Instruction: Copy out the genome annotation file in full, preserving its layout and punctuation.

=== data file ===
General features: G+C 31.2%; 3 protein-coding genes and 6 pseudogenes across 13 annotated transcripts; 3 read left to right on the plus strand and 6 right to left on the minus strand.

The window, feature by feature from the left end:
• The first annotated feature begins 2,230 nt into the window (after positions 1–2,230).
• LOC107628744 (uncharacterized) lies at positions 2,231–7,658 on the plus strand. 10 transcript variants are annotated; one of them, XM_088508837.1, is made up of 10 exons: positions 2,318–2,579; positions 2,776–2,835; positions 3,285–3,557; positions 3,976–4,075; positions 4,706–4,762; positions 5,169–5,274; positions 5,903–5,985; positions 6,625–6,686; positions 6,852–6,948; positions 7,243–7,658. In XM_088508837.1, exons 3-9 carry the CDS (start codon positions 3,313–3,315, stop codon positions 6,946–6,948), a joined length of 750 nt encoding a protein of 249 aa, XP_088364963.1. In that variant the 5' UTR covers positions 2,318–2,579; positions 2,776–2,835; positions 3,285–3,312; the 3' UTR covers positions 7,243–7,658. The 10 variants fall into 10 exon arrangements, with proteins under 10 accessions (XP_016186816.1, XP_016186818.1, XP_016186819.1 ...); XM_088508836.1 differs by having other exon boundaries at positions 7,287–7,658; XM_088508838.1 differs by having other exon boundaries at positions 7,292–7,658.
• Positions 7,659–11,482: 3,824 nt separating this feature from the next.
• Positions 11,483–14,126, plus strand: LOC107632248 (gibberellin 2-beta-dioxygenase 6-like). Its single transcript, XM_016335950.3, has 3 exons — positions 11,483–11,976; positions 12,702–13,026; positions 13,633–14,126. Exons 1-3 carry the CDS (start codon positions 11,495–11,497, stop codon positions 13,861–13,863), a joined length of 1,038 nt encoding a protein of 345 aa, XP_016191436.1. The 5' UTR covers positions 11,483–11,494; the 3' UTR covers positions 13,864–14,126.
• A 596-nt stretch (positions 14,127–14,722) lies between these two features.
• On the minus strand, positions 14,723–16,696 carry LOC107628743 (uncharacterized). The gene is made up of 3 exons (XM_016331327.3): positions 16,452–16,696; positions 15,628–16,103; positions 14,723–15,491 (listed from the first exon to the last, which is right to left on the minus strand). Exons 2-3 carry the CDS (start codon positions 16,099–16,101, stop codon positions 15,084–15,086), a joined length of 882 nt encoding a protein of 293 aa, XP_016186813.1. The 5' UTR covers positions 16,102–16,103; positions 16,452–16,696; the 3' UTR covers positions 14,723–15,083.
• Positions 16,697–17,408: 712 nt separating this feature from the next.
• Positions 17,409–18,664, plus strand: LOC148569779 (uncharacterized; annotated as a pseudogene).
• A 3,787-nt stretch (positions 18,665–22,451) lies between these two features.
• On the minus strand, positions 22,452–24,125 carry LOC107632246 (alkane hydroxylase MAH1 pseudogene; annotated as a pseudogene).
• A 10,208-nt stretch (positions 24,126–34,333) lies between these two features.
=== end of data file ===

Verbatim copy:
General features: G+C 31.2%; 3 protein-coding genes and 6 pseudogenes across 13 annotated transcripts; 3 read left to right on the plus strand and 6 right to left on the minus strand.

The window, feature by feature from the left end:
• The first annotated feature begins 2,230 nt into the window (after positions 1–2,230).
• LOC107628744 (uncharacterized) lies at positions 2,231–7,658 on the plus strand. 10 transcript variants are annotated; one of them, XM_088508837.1, is made up of 10 exons: positions 2,318–2,579; positions 2,776–2,835; positions 3,285–3,557; positions 3,976–4,075; positions 4,706–4,762; positions 5,169–5,274; positions 5,903–5,985; positions 6,625–6,686; positions 6,852–6,948; positions 7,243–7,658. In XM_088508837.1, exons 3-9 carry the CDS (start codon positions 3,313–3,315, stop codon positions 6,946–6,948), a joined length of 750 nt encoding a protein of 249 aa, XP_088364963.1. In that variant the 5' UTR covers positions 2,318–2,579; positions 2,776–2,835; positions 3,285–3,312; the 3' UTR covers positions 7,243–7,658. The 10 variants fall into 10 exon arrangements, with proteins under 10 accessions (XP_016186816.1, XP_016186818.1, XP_016186819.1 ...); XM_088508836.1 differs by having other exon boundaries at positions 7,287–7,658; XM_088508838.1 differs by having other exon boundaries at positions 7,292–7,658.
• Positions 7,659–11,482: 3,824 nt separating this feature from the next.
• Positions 11,483–14,126, plus strand: LOC107632248 (gibberellin 2-beta-dioxygenase 6-like). Its single transcript, XM_016335950.3, has 3 exons — positions 11,483–11,976; positions 12,702–13,026; positions 13,633–14,126. Exons 1-3 carry the CDS (start codon positions 11,495–11,497, stop codon positions 13,861–13,863), a joined length of 1,038 nt encoding a protein of 345 aa, XP_016191436.1. The 5' UTR covers positions 11,483–11,494; the 3' UTR covers positions 13,864–14,126.
• A 596-nt stretch (positions 14,127–14,722) lies between these two features.
• On the minus strand, positions 14,723–16,696 carry LOC107628743 (uncharacterized). The gene is made up of 3 exons (XM_016331327.3): positions 16,452–16,696; positions 15,628–16,103; positions 14,723–15,491 (listed from the first exon to the last, which is right to left on the minus strand). Exons 2-3 carry the CDS (start codon positions 16,099–16,101, stop codon positions 15,084–15,086), a joined length of 882 nt encoding a protein of 293 aa, XP_016186813.1. The 5' UTR covers positions 16,102–16,103; positions 16,452–16,696; the 3' UTR covers positions 14,723–15,083.
• Positions 16,697–17,408: 712 nt separating this feature from the next.
• Positions 17,409–18,664, plus strand: LOC148569779 (uncharacterized; annotated as a pseudogene).
• A 3,787-nt stretch (positions 18,665–22,451) lies between these two features.
• On the minus strand, positions 22,452–24,125 carry LOC107632246 (alkane hydroxylase MAH1 pseudogene; annotated as a pseudogene).
• A 10,208-nt stretch (positions 24,126–34,333) lies between these two features.